By Aishwarya Venugopal | The New York Times
NEW DELHI – On Thursday, Indian officials said they had returned a trove of artifacts taken from the Chhatrapati Shivaji Maharaj archaeological site in the 1990s. In a terse statement, the ministry of culture said that the 249 objects had been “dismantled and destroyed” in a staged raid in the early hours of the morning, and the process of returning them to the owner had begun.
The carefully calibrated statement comes just as India’s government faces a charge that its men in uniform stifled the reporting of a rape by using fake names to cover their tracks.
The group of artifacts – stones and clay lamps, as well as wood carvings and statuettes – are part of a vast trove of ancient Indian objects held by the Dutch government and at a museum in Amsterdam, which went up for auction last month. The artifacts came from the earliest period of the ancient town of Agra, known around the world as the home of the Taj Mahal.
More than 100 Indian media organizations, including The Times of India, called for the head of the archaeology ministry to resign over the artifact theft. An organization of artists and writers also called for an investigation.
One of the items that was returned was a gem-encrusted silver cup engraved with Buddhist symbols. The art organization Chhatrapati Shivaji International Trust said in a statement that the item was intended for display at a museum or museum of the state of Bihar.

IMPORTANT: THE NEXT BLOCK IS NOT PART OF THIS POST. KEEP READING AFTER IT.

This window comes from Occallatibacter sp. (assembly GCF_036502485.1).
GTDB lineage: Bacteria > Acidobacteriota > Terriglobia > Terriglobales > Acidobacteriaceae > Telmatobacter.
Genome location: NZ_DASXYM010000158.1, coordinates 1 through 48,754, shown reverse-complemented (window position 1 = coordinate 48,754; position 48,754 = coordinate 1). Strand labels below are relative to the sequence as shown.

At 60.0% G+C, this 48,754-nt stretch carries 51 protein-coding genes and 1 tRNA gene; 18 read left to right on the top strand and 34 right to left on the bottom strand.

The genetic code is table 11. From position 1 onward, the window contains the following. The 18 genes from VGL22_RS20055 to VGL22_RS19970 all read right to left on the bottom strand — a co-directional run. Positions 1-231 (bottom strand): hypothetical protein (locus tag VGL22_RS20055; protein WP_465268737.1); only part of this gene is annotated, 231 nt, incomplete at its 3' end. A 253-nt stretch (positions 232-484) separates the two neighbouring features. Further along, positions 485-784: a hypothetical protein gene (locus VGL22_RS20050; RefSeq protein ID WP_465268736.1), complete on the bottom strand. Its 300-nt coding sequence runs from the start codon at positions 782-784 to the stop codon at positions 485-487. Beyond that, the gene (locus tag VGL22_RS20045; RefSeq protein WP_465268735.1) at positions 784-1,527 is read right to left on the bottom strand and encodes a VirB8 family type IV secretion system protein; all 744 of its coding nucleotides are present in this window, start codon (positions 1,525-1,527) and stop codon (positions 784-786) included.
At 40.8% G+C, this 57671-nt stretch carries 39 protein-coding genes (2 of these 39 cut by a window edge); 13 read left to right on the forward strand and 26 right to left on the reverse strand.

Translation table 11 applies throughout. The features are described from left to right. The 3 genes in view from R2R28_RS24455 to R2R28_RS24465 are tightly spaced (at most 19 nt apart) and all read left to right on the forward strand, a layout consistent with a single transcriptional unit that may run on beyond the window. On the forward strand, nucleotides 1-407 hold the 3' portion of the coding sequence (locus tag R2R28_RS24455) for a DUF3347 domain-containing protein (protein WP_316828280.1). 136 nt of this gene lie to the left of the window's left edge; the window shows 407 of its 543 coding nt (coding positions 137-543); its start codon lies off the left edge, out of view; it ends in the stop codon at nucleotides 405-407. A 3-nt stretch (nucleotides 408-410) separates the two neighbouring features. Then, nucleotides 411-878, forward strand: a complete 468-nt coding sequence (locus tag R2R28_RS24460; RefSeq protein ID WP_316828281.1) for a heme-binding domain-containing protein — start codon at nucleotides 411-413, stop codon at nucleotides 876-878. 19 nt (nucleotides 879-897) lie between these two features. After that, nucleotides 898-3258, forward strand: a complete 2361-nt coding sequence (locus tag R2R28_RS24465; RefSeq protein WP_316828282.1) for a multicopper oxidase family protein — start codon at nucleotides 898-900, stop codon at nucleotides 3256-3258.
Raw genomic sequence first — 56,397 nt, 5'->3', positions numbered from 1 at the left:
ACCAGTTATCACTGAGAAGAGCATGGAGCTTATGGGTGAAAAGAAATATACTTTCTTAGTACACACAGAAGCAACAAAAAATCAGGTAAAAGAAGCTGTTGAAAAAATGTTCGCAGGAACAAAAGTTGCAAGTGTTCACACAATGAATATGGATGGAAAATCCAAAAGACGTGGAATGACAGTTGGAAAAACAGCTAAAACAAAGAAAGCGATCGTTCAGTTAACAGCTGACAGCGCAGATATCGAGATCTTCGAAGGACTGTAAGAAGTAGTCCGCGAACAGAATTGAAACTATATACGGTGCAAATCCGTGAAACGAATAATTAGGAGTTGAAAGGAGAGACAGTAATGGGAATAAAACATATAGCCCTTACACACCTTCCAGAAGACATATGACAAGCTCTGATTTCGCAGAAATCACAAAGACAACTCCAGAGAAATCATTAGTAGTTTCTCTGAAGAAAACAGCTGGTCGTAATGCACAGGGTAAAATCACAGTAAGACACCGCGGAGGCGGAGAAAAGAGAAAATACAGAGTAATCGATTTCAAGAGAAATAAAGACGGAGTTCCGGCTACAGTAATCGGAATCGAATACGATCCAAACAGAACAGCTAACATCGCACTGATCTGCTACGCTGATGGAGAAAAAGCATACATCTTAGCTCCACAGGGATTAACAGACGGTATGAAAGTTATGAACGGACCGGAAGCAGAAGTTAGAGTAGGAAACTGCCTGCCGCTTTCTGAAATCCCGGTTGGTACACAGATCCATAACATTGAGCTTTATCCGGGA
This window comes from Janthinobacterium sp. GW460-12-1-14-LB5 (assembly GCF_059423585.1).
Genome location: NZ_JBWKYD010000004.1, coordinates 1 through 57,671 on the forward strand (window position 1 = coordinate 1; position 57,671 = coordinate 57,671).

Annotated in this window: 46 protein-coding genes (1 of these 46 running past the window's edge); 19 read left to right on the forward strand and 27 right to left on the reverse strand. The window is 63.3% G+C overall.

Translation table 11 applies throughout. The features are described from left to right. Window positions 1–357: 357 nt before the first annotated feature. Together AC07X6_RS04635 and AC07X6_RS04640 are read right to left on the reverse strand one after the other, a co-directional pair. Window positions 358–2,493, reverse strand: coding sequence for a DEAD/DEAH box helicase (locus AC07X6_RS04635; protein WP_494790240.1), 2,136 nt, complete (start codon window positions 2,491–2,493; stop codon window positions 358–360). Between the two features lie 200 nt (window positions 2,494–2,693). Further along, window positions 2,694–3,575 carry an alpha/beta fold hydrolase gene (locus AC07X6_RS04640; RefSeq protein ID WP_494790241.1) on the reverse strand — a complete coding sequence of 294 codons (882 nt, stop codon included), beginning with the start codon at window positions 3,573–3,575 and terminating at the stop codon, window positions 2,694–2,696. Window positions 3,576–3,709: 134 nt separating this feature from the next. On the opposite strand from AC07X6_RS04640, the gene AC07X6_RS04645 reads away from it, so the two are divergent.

“Notably, the red cup had twice been gifted by a Danish heiress to the trust, which served to mobilize tremendous funds from international donors over years for restoration, conservation and education of around 3,000 archaeological objects at Chhatrapati Shivaji Maharaj Bhavan,” the statement said.
According to a Reuters report, the theft of the artifacts was one of several that occurred within a week of a controversial raid on the palace, which is in Mumbai. The thieves feigned seizure of smuggled firecrackers and were allegedly aided by the palace’s superintendent, who was also later accused of rape.
In the five decades since the Netherlands first established relations with India, it has been returned about 1,200 items of Indian origin. In the most famous instance, in the late 1990s, the Dutch returned a Meissen porcelain tea set that had sat in a Dutch museum since the 1970s. Several months later, a replica of it arrived in India.
But items that were deemed of a higher cultural value by the Indian government or local organizations did not go up for auction.
A group of experts, commissioned by the then-Prime Minister P.V. Narasimha Rao, found that most of the Indian origin items returned to India were “functionally unsound and were in need of restoration and restoration of conservation.”
Some experts demanded that a group be set up to market such objects to museums, schools and other collectors. The government then set up the Indian Advisory Committee to India-Netherlands Cultural Relations, or “the ABE,” to manage such sales. The next auction was in 2016, according to Reuters.
Worse yet, the interest was done in a selective manner: ancient sculptures from the Indus Valley civilization were not considered valuable enough to sell.
Maharajate rulers, including those of the famous warrior Raja Deshmukh, were instrumental in advancing Indian civilization, but they were corrupt, which hampered development and cultural freedom. They made new monuments and gave palaces to foreign visitors as gifts, robbing their own subjects of development in the process.